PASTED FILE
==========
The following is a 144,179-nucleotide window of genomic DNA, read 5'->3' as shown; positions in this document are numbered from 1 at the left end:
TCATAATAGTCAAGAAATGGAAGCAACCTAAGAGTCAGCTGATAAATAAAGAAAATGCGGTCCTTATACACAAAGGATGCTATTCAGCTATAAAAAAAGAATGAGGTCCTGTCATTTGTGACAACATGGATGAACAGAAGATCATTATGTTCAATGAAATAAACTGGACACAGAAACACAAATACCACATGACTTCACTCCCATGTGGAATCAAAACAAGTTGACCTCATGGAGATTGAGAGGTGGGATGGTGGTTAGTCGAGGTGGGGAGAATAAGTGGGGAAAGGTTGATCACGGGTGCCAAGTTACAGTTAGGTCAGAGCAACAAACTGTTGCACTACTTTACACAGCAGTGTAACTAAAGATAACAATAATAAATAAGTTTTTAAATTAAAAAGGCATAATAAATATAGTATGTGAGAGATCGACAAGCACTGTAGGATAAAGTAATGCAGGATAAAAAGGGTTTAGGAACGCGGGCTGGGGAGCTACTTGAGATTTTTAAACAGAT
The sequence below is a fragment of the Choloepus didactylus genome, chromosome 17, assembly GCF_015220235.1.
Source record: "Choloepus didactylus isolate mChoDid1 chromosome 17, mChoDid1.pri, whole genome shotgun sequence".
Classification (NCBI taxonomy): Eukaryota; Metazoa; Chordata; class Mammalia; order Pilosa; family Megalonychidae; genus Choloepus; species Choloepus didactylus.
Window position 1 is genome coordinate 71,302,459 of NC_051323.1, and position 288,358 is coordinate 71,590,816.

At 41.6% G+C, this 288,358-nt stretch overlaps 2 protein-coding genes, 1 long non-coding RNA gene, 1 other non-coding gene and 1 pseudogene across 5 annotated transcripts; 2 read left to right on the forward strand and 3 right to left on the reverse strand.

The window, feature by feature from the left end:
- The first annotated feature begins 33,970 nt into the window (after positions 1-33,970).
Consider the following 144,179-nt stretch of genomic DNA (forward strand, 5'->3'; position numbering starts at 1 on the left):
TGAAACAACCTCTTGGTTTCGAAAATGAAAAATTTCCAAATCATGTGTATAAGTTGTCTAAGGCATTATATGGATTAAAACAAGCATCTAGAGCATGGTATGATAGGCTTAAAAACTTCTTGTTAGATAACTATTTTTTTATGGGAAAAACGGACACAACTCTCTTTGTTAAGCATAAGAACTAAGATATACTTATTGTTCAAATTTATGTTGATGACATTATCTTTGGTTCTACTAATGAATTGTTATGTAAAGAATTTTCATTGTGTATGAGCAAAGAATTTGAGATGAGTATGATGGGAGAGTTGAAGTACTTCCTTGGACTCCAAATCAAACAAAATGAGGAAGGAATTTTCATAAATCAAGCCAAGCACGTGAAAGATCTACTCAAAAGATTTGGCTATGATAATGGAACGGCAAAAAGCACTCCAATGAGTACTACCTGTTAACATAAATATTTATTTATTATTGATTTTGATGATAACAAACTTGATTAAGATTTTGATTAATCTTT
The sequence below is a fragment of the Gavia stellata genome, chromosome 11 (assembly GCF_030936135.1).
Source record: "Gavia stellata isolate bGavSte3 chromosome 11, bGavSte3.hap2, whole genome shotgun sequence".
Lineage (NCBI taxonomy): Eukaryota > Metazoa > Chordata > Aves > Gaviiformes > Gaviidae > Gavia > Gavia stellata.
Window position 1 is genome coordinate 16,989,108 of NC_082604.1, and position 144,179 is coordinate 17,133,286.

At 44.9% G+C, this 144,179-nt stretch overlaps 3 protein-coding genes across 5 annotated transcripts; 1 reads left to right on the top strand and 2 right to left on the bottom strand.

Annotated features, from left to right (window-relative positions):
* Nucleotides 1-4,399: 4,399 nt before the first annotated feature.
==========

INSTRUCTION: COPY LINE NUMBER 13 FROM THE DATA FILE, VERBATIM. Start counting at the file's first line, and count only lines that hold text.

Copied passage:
Source record: "Gavia stellata isolate bGavSte3 chromosome 11, bGavSte3.hap2, whole genome shotgun sequence".